The Camino de Santiago (Part 1)

I know I’ve done a post or two about a couple of my days walking the Camino de Santiago, but I haven’t really said too much about the Camino itself… so here you all go… (insert opening musical sequence here).  The Camino de Santiago is simply a journey to the cathedral located in Santiago de Compostela in northwestern Spain (the state of Galicia).  The Catholic Church claims that the remains of St. James (disciple of Jesus Christ… also the patron saint of Spain by the way) are held in the cathedral (how they came to be there is the subject of several legends).  Western European Catholics have been making pilgrimages to the cathedral in Santiago de Compostela for well over a thousand years (and in fact, what is likely one of the first travel ever travel guides was written in the 12th century to help pilgrims on their journey to Santiago), and the pilgrimage to Santiago was considered one of the the most important pilgrimages a Catholic/Christian could make (as it was one of the three pilgrimages where one could earn a plenary indulgence from the Catholic Church… the other two destinations being Rome and Jerusalem).  As with everything historical and religious, context is king, and there is some fascinating history (to me at least) about tie-ins between the timing of the finding of the remains of St. James in northwestern Spain and the need of the Spanish for help with the Reconquista of the Iberian peninsula from the Muslim Moors, as well as the possible Christian re-use of ancient Celtic/Roman pilgrimage route, plus tie-ins with the Knights Templar who established pilgrim shelters along the route and were in charge of helping keep pilgrims safe along their journeys… I’m quite sure you will all be reading up on this at your leisure.  Reportedly, over time (i.e. by the 15th century), the importance of the pilgrimage to Santiago began to subside, but people still kept, and continue to make the journey.  At some point, the cathedral in Santiago began recording how many pilgrims had made an official pilgrimage to Santiago… and there has been a large resurgence in the popularity of this pilgrimage route since the early 1980s.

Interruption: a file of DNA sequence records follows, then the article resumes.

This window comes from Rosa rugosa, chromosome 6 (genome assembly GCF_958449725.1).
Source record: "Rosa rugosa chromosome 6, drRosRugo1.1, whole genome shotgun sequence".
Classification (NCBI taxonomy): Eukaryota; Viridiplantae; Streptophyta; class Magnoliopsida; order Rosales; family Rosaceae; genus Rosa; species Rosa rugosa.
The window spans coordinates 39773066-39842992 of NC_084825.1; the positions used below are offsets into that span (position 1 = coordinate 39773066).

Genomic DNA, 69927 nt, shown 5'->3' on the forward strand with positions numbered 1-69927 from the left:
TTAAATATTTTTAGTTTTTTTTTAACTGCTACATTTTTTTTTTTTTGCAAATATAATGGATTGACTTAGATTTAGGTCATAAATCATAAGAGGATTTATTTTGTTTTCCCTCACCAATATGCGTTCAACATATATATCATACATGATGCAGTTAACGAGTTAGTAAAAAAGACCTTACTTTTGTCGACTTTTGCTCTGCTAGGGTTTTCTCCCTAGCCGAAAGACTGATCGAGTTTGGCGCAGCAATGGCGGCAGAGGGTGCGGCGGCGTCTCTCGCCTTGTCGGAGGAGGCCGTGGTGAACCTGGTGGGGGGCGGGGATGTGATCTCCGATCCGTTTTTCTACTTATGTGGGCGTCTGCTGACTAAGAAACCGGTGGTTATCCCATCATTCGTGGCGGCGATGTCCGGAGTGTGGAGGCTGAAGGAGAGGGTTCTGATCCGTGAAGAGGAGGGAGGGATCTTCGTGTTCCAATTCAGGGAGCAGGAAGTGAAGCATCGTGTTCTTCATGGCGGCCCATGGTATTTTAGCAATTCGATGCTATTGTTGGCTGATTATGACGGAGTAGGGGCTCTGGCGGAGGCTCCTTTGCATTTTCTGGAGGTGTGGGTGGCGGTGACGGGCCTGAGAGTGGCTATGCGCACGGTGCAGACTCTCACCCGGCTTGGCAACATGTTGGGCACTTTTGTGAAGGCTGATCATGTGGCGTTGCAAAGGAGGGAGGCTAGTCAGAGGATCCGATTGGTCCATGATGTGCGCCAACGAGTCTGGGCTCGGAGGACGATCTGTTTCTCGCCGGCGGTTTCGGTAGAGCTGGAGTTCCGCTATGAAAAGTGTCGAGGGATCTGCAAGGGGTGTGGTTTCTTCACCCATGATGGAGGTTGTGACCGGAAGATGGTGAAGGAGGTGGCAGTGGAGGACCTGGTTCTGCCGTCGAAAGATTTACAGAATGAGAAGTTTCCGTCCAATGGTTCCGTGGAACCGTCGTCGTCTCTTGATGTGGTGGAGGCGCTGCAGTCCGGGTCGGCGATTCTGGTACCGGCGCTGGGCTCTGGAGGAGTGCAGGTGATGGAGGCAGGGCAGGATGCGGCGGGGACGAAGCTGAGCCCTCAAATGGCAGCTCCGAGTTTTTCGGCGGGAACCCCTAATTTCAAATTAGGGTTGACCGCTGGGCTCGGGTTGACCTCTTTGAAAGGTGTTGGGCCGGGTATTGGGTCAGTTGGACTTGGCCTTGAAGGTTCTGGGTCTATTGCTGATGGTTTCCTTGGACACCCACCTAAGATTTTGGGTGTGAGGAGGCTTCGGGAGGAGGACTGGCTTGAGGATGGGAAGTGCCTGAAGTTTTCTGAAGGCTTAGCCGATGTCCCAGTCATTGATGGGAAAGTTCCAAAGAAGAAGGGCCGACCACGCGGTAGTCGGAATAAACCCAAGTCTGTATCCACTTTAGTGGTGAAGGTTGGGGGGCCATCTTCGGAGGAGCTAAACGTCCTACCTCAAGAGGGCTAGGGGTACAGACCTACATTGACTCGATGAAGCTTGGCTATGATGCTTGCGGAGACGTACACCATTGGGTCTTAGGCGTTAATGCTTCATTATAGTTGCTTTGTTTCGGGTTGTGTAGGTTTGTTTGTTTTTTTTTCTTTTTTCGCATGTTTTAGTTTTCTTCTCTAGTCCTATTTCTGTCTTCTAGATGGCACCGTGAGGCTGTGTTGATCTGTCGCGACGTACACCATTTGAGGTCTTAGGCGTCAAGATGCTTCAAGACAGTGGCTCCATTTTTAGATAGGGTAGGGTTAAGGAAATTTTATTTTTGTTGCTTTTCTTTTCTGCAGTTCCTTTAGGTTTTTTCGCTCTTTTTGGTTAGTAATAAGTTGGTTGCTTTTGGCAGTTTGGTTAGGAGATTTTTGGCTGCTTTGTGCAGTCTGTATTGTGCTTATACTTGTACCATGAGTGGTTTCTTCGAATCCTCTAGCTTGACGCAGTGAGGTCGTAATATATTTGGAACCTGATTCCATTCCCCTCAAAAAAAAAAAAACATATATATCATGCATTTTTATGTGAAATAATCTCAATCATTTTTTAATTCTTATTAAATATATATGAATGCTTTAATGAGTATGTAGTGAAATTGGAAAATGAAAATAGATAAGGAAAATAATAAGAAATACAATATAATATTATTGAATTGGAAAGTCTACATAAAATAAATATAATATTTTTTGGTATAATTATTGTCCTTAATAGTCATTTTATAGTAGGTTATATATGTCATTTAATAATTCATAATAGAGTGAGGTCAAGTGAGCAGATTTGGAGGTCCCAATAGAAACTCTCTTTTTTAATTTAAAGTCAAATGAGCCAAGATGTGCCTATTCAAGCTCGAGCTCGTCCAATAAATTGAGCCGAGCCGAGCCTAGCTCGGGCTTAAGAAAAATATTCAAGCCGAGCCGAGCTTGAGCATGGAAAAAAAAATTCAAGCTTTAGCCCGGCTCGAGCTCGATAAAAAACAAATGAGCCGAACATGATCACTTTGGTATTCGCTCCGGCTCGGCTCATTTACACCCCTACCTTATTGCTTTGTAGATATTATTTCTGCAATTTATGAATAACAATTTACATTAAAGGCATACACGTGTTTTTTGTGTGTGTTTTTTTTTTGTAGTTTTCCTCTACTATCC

So that’s a very broad overview of the general history of the Camino de Santiago… so I’ll tell you how I’m seeing it now.  Actually no, first… since I’m writing this and can say whatever I want (and for those of you who might be interested)… I don’t really know what drew me to undertake the Camino de Santiago.  I’m not particularly religious, my decision to go was more along the lines of George Mallory’s “because it’s there” idea than anything else.  I thought walking across northern Spain would be a good way to clear my head and give me time to let my thoughts marinate in my own own mind (you know… life, love, the future, etc… all that good stuff).  Plus, I was already in Spain (okay…southern Portugal) and could get up near to the beginning of the Camino via Madrid (for the Euro Cup Final), then San Sebastian (because it’s beautiful) and then Pamplona (Running of the Bulls) before taking off on the Camino (as it actually runs through Pamplona… and in fact, the apartment I rented in Pamplona was actually directly on the route of the Camino de Santiago as it went through Pamplona).  Why not right (it seems a lot of decisions I have made lately involve this exact statement as the deciding factor)?  Okay, slight tangent finished…